Muheet ul Islam
Budgam: On the afternoon of June 27, Mohammad Aqib Gul, a 22-year-old, informed his mother Mubeena that he was going to buy an ice-cream for himself. He said he would get the ice-cream at the local parlour in Sanat Nagar, Srinagar.
A couple of hours later, when Aqib did not return, Mubeena began to worry and asked her husband, Ghulam-ud-Din Dar, to call his son. Dar called his son countless times but his number was switched off.
The Gul family says that Aqib was not one of those who would stay at some relative’s place without informing. Nevertheless, they did call up every relative to ask about him, but could not trace him. No first information report was filed because they the family decided to look for him by seeking help from people through social media posts and advertisements.
“We had an apprehension that he might have joined militant ranks, because he carried strong pro-freedom sentiments. We came to know about the reality after four days, when a police party from Chadoora visited his home,” said a middle-aged relative of Aqib Gul, wishing anonymity.
Aqib, according to his relatives and friends, was a gentleman. He had his primary education at Oak Hill School of Education at Padshahi Bagh, Srinagar. He was studying engineering at a university in Pune when he dropped out. He set up his own hardware store in Nagam area of Chadoora in district Budgam.
“He usually seemed calm. No one knew what was going on in his mind. He had a limited number of friends. We never could have imagined that he would join militancy,” the relative said, adding, “For the past many months he had attended the funerals of many civilians killed by government forces. He was also seen near an encounter site in Chadoora, where three unarmed protesters were shot dead.”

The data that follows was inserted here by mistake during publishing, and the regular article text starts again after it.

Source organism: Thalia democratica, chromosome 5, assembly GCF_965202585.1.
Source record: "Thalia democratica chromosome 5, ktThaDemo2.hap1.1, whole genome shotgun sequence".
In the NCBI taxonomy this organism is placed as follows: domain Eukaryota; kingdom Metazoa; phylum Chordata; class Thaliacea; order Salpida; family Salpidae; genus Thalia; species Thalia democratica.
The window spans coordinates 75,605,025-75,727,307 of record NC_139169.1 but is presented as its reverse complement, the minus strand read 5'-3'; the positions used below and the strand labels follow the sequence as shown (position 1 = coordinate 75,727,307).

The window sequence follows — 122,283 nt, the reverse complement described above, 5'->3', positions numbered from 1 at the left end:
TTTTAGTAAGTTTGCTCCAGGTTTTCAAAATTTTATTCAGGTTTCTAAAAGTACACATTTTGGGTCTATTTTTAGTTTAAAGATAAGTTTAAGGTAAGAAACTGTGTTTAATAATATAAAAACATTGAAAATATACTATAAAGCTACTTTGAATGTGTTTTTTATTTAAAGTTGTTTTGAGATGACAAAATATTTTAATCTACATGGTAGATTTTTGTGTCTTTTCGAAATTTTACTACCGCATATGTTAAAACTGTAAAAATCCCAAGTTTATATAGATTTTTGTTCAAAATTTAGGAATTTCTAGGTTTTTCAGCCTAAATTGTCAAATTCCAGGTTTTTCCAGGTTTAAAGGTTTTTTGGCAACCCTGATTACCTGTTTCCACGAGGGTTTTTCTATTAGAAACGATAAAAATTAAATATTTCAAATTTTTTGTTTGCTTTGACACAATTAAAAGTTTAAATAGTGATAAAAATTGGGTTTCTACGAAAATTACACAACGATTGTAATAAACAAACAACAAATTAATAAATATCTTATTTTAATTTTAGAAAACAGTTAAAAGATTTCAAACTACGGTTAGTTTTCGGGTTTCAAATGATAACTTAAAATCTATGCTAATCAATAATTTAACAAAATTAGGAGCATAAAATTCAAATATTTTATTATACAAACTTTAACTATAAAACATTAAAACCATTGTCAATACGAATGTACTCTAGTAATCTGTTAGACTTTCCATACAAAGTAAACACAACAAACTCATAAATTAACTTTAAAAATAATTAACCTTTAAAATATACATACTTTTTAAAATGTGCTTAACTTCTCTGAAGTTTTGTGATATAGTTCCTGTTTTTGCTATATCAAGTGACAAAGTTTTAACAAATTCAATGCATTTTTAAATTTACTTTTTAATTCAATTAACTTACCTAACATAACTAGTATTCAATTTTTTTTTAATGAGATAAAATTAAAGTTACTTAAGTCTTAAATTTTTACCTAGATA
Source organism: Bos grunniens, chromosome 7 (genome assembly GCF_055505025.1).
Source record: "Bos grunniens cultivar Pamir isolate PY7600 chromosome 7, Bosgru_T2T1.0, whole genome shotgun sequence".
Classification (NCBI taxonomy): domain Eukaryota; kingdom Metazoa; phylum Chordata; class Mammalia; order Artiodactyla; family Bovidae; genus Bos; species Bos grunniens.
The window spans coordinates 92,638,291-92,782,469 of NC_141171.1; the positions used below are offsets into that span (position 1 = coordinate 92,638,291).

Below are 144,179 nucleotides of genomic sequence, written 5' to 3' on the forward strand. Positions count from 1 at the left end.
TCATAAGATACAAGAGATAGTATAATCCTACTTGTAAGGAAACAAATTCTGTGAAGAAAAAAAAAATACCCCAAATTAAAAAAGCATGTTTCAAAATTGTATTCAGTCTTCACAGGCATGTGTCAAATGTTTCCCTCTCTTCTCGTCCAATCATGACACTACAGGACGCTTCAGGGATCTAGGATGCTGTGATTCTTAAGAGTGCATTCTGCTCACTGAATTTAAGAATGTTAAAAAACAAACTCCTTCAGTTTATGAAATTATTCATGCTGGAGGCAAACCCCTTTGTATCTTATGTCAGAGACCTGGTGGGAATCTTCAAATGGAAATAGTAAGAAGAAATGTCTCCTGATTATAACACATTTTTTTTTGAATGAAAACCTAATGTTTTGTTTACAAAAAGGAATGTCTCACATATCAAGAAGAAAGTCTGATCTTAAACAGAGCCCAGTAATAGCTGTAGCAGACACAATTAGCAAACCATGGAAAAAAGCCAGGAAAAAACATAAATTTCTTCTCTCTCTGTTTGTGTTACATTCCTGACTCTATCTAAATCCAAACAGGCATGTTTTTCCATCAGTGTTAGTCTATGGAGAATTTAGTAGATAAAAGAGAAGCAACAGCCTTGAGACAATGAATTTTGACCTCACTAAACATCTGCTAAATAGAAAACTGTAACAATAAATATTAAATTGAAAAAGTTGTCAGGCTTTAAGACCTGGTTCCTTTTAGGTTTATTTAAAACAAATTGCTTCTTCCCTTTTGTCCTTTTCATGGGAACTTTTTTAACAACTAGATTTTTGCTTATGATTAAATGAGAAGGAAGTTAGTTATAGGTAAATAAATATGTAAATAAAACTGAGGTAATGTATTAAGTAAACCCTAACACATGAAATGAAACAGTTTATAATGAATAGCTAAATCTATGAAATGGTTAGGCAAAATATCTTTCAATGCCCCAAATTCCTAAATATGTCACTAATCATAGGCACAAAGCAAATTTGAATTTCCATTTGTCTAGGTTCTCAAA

Amir Fayaz, Aqib’s cousin, said that Aqib had no record of being a stone pelter. However, he was once detained by a local police party of Humhama police station in Sanat Nagar, days after Prime Minister Narendra Modi announced demonetisation.
“He was coming out of an ATM when he was detained. He was forced to spend a night at the police station. Although the police did not torture him, as other victims claim, there was general harassment and it may have changed his mind,” said Amir.
Amir did not get chance to speak to Aqib when the encounter broke out Tuesday night in Rudbugh, Budgam. Mubeena, Ghulam-ud-Din Dar and Amir’s mother were the only ones to speak with him. “My mother said Aqib did seem worried at the last stage of his life, but he was firm,” Amir said.
Amir alleged that police and army did not provide Aqib’s parents a chance to convince their son to surrender, despite being present at the encounter site.
“Police recently announced that they will provide every militant a chance to surrender. But Aqib was not given a single change. I believe he may have surrendered because he carried no weapon,” Amir said, adding, “Only one of the three men (Aqib Gul, Javaid Ahmad Shiekh and Sajad Ahmad Gilkar) trapped inside the house carried an assault rifle.”
Aqib was the youngest among three siblings, including a sister. His elder brother is still unaware of his death as he is working abroad as an engineer.